The Silence was previously performed by the Scottish actor, who played Emperor Palpatine in the Star Wars films, for a BBC Radio 3 recording used to fill the intermission of a classical music broadcast. For years, he believed it would work well on stage as well. He landed on Vigilance, whose enraged concertgoer is hindered in his attempts to listen to Shostakovich without distraction, when he came to re-read the collection of stories before lockdown. To connect the two compositions, Shostakovich was replaced with Sibelius for the adaption. Barnes, who had written to McDiarmid many years ago after hearing The Silence on the BBC, was enthusiastic about the concept of a film version.
“One of the reasons I enjoy [Barnes’] work so much is that it defies categorization,” McDiarmid explained. “His next book will almost certainly be a complete departure from the last, both in terms of structure and content.”
For more than a quarter-century, Grandage added, McDiarmid had been his collaborator and mentor. “We’ve collaborated on several occasions, many of them on tour – we both care deeply about bringing material to as wide an audience as possible.”
The Lemon Table premieres at Wiltshire Creative’s Salisbury Playhouse in October and then travels to Sheffield Theatres, Guildford’s Yvonne Arnaud Theatre, Manchester’s Home, and Malvern Theatres.
Despite a resume that included classical theatrical parts and countless praises from British critics, Scottish actor Ian McDiarmid was a pop cultural nonentity until he took a low-paying role as the dictatorial Emperor Palpatine in George Lucas’ paradigm-shattering space epic “Star Wars” (1983). (1977). McDiarmid could not have predicted how much of a bite the part would take out of his working life while hidden behind heavy makeup for his time onscreen. McDiarmid was recalled to the franchise for “The Phantom Menace” (1999), a prequel to “Star Wars” that required the veteran actor to reinterpret the same character fifty years younger, after being immortalised in Lucasfilm merchandising for 15 years as he returned to a purposeful career as an actor, director, and theatrical impresario. In “Attack of the Clones” (2002) and “Revenge of the Sith” (2005), he reprised his role as the vampiric Palpatine, although the stage would remain McDiarmid’s true home. The 61-year-old actor had a heart attack in 2008 while performing at London’s Gielgud Theater, but he managed to stave off an EMS crew until after his curtain call. McDiarmid remained what he has long been to London’s West End theatregoers: a proficient and highly appreciated character actor, as shown in the UK miniseries “City of Vice” (2008) and as controversial British Prime Minister Margaret Thatcher’s doting husband in “Margaret” (2009).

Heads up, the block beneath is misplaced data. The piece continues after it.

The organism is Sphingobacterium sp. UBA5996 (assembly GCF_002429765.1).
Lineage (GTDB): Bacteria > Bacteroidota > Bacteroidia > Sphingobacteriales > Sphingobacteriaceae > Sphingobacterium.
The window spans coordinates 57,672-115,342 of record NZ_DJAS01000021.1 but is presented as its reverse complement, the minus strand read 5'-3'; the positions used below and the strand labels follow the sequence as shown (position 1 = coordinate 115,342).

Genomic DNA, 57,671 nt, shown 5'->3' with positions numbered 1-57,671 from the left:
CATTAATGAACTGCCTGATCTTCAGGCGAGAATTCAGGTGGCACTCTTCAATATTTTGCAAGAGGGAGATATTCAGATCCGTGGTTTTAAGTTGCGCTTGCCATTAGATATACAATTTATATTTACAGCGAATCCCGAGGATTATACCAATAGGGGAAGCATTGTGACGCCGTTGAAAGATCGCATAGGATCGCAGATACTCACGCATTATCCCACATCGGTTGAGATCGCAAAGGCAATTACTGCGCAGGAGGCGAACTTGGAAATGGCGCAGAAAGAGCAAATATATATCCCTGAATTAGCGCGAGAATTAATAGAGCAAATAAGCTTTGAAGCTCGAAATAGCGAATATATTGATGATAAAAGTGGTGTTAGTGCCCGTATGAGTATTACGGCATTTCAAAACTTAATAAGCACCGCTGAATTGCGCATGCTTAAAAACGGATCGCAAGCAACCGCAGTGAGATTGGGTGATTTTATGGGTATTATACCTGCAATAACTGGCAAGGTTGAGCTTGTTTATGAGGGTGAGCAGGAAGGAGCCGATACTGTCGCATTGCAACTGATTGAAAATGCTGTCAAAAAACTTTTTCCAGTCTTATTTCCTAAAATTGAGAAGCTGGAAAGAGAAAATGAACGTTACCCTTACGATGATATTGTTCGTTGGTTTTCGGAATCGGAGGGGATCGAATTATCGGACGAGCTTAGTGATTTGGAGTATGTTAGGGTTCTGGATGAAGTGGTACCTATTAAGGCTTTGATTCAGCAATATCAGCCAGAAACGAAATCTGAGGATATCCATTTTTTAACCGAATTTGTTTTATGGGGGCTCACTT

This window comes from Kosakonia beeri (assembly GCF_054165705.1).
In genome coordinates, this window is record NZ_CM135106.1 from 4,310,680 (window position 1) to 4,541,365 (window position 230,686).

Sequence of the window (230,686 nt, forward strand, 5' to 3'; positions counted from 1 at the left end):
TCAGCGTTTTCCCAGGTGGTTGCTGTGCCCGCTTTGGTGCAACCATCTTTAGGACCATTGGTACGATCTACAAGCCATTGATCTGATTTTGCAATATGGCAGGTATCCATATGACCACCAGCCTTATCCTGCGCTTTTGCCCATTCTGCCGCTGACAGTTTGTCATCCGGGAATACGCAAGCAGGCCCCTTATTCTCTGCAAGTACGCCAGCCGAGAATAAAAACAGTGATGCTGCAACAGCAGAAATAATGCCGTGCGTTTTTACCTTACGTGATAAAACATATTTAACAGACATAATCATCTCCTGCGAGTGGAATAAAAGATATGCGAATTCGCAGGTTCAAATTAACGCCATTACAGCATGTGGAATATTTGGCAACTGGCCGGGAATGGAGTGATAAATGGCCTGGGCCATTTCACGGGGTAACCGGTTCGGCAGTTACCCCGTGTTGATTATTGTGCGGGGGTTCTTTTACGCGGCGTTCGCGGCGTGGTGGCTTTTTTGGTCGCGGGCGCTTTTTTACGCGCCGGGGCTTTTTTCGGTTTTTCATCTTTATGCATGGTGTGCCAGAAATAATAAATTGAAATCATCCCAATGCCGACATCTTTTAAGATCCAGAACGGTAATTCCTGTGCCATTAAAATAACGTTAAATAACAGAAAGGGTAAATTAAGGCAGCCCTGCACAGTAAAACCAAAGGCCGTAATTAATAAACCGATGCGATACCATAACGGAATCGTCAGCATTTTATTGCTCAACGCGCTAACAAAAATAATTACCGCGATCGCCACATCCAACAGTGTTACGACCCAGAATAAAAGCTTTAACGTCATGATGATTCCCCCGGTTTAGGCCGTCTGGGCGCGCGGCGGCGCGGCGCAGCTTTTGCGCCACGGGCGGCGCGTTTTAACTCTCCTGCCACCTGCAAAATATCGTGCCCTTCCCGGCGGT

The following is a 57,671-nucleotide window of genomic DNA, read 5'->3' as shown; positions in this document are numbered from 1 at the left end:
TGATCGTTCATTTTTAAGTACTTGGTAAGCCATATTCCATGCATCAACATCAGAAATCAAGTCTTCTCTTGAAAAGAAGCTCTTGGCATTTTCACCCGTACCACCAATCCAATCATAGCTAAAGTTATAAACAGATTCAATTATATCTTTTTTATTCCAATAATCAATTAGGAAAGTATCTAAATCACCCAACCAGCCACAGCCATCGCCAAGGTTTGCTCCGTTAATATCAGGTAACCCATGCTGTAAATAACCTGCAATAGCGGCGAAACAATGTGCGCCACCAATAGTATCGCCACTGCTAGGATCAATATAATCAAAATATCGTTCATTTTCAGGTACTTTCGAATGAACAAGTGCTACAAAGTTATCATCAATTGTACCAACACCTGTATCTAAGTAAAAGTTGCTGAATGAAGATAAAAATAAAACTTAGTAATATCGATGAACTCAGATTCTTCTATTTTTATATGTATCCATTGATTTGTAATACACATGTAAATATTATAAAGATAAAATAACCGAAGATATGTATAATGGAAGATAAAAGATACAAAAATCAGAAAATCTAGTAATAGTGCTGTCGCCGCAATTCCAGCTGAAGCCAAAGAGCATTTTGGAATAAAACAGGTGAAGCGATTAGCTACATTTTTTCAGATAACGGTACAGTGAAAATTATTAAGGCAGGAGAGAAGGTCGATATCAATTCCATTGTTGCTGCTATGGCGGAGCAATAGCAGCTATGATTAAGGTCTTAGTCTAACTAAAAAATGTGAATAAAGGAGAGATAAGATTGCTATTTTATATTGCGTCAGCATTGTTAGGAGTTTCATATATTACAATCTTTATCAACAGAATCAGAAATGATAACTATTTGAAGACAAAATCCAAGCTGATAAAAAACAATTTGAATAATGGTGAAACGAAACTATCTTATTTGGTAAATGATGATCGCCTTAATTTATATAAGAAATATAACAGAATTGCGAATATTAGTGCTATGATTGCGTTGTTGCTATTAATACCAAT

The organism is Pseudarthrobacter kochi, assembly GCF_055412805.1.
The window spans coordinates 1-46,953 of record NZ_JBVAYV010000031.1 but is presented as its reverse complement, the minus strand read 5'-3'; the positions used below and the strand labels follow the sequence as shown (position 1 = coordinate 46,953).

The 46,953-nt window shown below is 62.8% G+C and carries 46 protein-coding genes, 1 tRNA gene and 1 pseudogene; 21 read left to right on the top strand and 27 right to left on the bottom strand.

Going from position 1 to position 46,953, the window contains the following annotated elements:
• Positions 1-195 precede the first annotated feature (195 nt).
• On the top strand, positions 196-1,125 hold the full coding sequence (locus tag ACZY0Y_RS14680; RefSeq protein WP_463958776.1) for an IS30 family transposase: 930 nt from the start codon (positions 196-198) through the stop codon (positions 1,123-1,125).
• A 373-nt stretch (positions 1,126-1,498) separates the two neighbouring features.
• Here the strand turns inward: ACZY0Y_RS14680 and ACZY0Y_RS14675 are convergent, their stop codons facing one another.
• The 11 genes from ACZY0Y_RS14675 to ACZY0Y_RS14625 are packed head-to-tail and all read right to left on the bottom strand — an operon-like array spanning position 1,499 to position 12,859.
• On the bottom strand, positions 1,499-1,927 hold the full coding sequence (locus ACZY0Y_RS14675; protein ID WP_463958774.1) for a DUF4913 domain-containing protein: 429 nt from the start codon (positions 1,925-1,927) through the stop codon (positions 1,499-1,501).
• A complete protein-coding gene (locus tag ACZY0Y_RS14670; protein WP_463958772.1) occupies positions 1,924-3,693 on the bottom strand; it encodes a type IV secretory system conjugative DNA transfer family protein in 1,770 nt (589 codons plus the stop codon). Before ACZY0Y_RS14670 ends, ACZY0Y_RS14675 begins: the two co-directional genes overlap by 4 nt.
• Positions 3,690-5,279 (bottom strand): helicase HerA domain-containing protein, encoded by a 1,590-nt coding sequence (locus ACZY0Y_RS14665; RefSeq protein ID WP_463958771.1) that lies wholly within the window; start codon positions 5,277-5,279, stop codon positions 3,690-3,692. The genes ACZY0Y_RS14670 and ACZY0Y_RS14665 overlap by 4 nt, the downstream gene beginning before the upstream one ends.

|77 years old
|11 August 1944
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Ian McDiarmid ESTIMATED NET INCOME: $ 10 Million Dollars
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Ian McDiarmid Personal Profile:
- Name: Ian McDiarmid
- Date of Birth: 11 August 1944
- Age: 77 years
- Birth Sign: Leo
- Nationality: American
- Birth Place/City:UK
- Girlfriend- N/A
- Profession: Actor